Recognizing stress is not difficult; although admitting you should face it and find ways to intervene the reaction can be daunting. A stressful person find themselves frequently anxious, having a high heart rate, with high blood pressure which consequently can produce headaches, insomnia, muscle tension, frequent illnesses, alcohol abuse, overeating, and other maladies. Stressors are many. Most cannot be ignored such as those situations which are work related; family related, from a death, a divorce, a personal slow illness such as cancer, and on the list goes.
How can we lessen our degree of stress? Walking or running increases blood flow to the brain which is mentally and physically stimulating. This increase of energy is immediate. This new energy allows you to cope with stress more effectively, and gradually the muscles and the heart rate becomes increasingly rhythmic. What follows is peace of mind. Thus the actual physical stress of brisk movement increases your resistance to mental distress. Completing your hour of walking now has given you a sense of hardiness and will better enable both mind and body to handle daily stressors that sometimes can mentally paralyze your thought process.
Stress and anxiety can also bring us closer to an even greater mental challenge; that of depression. Major changes in life, such as a disease injury, a broken relationship, being laid off from your job can paralyze you in such a way that it becomes hard to “cope” with day to day activities and can lead to chronic feelings of helplessness and hopelessness. Those mental and/or physical traumas can bring on depression. Depression affects your neurochemistry because there is less serotonin and norepinephrine being produced. These are chemicals in the brain which are responsible for our “good” moods. After losing both my parents within two years, I suffered depression and at times felt mentally stagnant. Intellectually I realized that running outside does increase serotonin and endorphins; the chemistry which makes us feel better. That is when my marathon practice and workouts took hold. I simply elevated my mood by long distance running and those workouts became my best friend so to speak.
Less dramatically, there are others reasons why both walking and running makes a depressed or anxious person feel better, especially when joining others. It is a well-known fact that “girl talk” produces endorphins, so those of us who work out together have much happier outcomes; long after the walk or run. Both walking and running give you a time to escape and reflect on challenges and stressful situations. You can resolve your problems with a thoughtful approach versus fretting about them hour by hour. Taking a long walk also can help you recall good memories and better times which will help your mood become more positive. Physiologically, those who suffer from physical disease have a weakened immune system which makes one more susceptible to illnesses, Study after study reveal that 35 minutes to an hour of vigorous walking or running will increase bone density, lower heart rate, increase metabolic rate, help keep weight in check, all of which adds to physical strength.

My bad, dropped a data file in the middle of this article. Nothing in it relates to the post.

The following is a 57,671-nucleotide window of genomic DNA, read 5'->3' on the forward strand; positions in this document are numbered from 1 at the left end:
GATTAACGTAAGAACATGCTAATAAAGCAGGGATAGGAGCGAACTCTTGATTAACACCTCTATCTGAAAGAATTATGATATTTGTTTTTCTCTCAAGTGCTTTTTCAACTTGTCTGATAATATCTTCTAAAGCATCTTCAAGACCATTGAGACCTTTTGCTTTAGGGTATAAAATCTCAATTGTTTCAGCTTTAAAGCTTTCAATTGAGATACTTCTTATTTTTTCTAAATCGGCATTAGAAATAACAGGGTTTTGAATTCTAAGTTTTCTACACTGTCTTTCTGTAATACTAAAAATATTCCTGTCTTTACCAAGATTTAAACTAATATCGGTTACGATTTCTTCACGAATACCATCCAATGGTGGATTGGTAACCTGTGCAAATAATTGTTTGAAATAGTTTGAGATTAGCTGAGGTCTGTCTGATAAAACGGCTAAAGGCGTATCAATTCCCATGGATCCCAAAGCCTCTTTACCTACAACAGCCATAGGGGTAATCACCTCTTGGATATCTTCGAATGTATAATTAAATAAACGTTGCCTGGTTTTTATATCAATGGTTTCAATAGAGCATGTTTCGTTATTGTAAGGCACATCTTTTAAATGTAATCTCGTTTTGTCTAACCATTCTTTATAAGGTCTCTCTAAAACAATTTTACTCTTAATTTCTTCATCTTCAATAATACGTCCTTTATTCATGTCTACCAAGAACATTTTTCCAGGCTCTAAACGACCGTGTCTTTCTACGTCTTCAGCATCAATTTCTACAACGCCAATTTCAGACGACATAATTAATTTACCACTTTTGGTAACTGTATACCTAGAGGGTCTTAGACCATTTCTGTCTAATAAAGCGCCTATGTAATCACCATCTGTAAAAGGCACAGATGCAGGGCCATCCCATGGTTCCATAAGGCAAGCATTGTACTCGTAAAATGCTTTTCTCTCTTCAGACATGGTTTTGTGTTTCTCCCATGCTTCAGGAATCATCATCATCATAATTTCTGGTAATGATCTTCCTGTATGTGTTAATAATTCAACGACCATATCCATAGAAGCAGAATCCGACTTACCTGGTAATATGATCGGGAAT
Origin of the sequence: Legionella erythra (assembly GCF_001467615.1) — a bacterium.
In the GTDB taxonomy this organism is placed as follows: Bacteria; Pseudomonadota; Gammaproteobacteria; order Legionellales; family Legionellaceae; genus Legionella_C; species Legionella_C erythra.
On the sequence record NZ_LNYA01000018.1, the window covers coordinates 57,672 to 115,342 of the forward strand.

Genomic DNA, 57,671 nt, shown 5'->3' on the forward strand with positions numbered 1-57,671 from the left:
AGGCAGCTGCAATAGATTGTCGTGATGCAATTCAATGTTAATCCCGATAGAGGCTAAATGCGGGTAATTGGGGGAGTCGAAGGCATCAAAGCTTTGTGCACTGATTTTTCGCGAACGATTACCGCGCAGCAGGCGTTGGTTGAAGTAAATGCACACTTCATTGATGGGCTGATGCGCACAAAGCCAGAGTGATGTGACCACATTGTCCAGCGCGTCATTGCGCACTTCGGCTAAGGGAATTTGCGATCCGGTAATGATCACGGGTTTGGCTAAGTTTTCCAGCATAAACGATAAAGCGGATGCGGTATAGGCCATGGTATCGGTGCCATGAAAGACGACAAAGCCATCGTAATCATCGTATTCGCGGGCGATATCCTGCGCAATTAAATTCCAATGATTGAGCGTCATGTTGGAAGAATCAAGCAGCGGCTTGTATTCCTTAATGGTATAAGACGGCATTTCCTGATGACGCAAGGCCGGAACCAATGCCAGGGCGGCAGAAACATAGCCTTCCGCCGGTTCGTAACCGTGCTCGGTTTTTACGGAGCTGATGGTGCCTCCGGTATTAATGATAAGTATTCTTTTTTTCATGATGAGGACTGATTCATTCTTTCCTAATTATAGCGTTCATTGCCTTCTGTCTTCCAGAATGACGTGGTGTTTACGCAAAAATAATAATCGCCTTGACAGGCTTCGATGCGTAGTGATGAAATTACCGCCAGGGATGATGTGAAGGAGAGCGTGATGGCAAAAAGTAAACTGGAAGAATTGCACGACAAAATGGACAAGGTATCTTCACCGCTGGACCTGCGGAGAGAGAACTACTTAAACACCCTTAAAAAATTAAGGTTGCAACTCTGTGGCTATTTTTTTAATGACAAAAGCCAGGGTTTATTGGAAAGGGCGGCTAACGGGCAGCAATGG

In closing, we must remember to begin with small doses of vigorous walking or easy running. Set your table for lifetime fitness and success bouts of exercise. Begin setting duration goals, but keep them attainable, easy, and varied so boredom is prevented. Become an outside person and encourage others to join you. Always remember, that you may not want to take “your walk or run” today; but when you finish I guarantee, you will feel physically and mentally better. This statement is from someone who has walked and ran for over fifty years. And remember guys and gals…doing it together is an instant mood lifter so take that first step now!
This article is based on years of personal and professional experience with coaching both men and women of all ages, health conditions, and environmental settings which include: schools, corporate workplaces, Moffitt Cancer Center, and a diverse amount of individuals with “pre-existing” conditions.
Lynn Gray, M.S., RRCA certified Coach, owner of Take…The First Step, www.FirstStepPrograms
15100 Hutchison Road, Suite 109 – Tampa, FL 33625
Lgray88@ yahoo.com – 813-453-7885
Core and More for Forty and More…My First 5K…Half to Whole Marathon Program
Author of: Conquering the Marathon, Fit and Faster, Cardio Walking for Weight Loss